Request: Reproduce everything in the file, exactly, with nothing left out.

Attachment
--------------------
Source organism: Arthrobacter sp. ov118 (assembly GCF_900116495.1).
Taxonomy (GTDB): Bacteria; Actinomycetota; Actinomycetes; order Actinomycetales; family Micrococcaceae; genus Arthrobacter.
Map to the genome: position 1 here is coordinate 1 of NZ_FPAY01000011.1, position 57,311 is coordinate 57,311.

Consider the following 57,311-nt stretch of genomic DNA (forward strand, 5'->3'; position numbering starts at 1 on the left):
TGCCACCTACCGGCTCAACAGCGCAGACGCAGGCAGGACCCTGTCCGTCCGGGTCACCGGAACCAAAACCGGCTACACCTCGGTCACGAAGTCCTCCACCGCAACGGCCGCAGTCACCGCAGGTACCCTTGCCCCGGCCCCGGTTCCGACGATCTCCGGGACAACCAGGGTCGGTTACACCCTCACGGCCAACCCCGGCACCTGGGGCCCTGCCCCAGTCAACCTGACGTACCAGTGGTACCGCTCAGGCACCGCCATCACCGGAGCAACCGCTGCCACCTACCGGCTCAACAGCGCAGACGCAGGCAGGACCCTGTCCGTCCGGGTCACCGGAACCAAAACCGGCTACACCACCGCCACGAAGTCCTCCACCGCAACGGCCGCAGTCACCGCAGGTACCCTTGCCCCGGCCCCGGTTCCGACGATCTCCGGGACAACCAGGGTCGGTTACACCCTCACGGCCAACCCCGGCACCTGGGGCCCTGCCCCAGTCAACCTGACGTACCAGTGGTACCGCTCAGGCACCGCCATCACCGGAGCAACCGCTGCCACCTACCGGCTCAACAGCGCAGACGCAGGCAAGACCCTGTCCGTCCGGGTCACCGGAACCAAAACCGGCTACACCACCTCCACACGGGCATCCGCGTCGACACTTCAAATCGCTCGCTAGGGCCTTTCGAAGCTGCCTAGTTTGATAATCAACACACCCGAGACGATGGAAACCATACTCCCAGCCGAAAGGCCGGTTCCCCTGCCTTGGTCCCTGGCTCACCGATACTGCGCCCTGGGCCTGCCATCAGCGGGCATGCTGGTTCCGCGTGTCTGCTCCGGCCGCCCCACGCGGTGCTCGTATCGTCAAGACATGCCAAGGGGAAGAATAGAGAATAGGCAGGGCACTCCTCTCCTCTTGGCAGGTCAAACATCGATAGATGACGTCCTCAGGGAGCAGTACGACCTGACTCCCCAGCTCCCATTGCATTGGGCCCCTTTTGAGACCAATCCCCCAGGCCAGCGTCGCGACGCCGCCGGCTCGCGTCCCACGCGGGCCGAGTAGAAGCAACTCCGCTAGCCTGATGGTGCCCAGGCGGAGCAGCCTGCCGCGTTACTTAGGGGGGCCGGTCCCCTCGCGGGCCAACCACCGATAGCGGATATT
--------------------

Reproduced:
Source organism: Arthrobacter sp. ov118 (assembly GCF_900116495.1).
Taxonomy (GTDB): Bacteria; Actinomycetota; Actinomycetes; order Actinomycetales; family Micrococcaceae; genus Arthrobacter.
Map to the genome: position 1 here is coordinate 1 of NZ_FPAY01000011.1, position 57,311 is coordinate 57,311.

Consider the following 57,311-nt stretch of genomic DNA (forward strand, 5'->3'; position numbering starts at 1 on the left):
TGCCACCTACCGGCTCAACAGCGCAGACGCAGGCAGGACCCTGTCCGTCCGGGTCACCGGAACCAAAACCGGCTACACCTCGGTCACGAAGTCCTCCACCGCAACGGCCGCAGTCACCGCAGGTACCCTTGCCCCGGCCCCGGTTCCGACGATCTCCGGGACAACCAGGGTCGGTTACACCCTCACGGCCAACCCCGGCACCTGGGGCCCTGCCCCAGTCAACCTGACGTACCAGTGGTACCGCTCAGGCACCGCCATCACCGGAGCAACCGCTGCCACCTACCGGCTCAACAGCGCAGACGCAGGCAGGACCCTGTCCGTCCGGGTCACCGGAACCAAAACCGGCTACACCACCGCCACGAAGTCCTCCACCGCAACGGCCGCAGTCACCGCAGGTACCCTTGCCCCGGCCCCGGTTCCGACGATCTCCGGGACAACCAGGGTCGGTTACACCCTCACGGCCAACCCCGGCACCTGGGGCCCTGCCCCAGTCAACCTGACGTACCAGTGGTACCGCTCAGGCACCGCCATCACCGGAGCAACCGCTGCCACCTACCGGCTCAACAGCGCAGACGCAGGCAAGACCCTGTCCGTCCGGGTCACCGGAACCAAAACCGGCTACACCACCTCCACACGGGCATCCGCGTCGACACTTCAAATCGCTCGCTAGGGCCTTTCGAAGCTGCCTAGTTTGATAATCAACACACCCGAGACGATGGAAACCATACTCCCAGCCGAAAGGCCGGTTCCCCTGCCTTGGTCCCTGGCTCACCGATACTGCGCCCTGGGCCTGCCATCAGCGGGCATGCTGGTTCCGCGTGTCTGCTCCGGCCGCCCCACGCGGTGCTCGTATCGTCAAGACATGCCAAGGGGAAGAATAGAGAATAGGCAGGGCACTCCTCTCCTCTTGGCAGGTCAAACATCGATAGATGACGTCCTCAGGGAGCAGTACGACCTGACTCCCCAGCTCCCATTGCATTGGGCCCCTTTTGAGACCAATCCCCCAGGCCAGCGTCGCGACGCCGCCGGCTCGCGTCCCACGCGGGCCGAGTAGAAGCAACTCCGCTAGCCTGATGGTGCCCAGGCGGAGCAGCCTGCCGCGTTACTTAGGGGGGCCGGTCCCCTCGCGGGCCAACCACCGATAGCGGATATT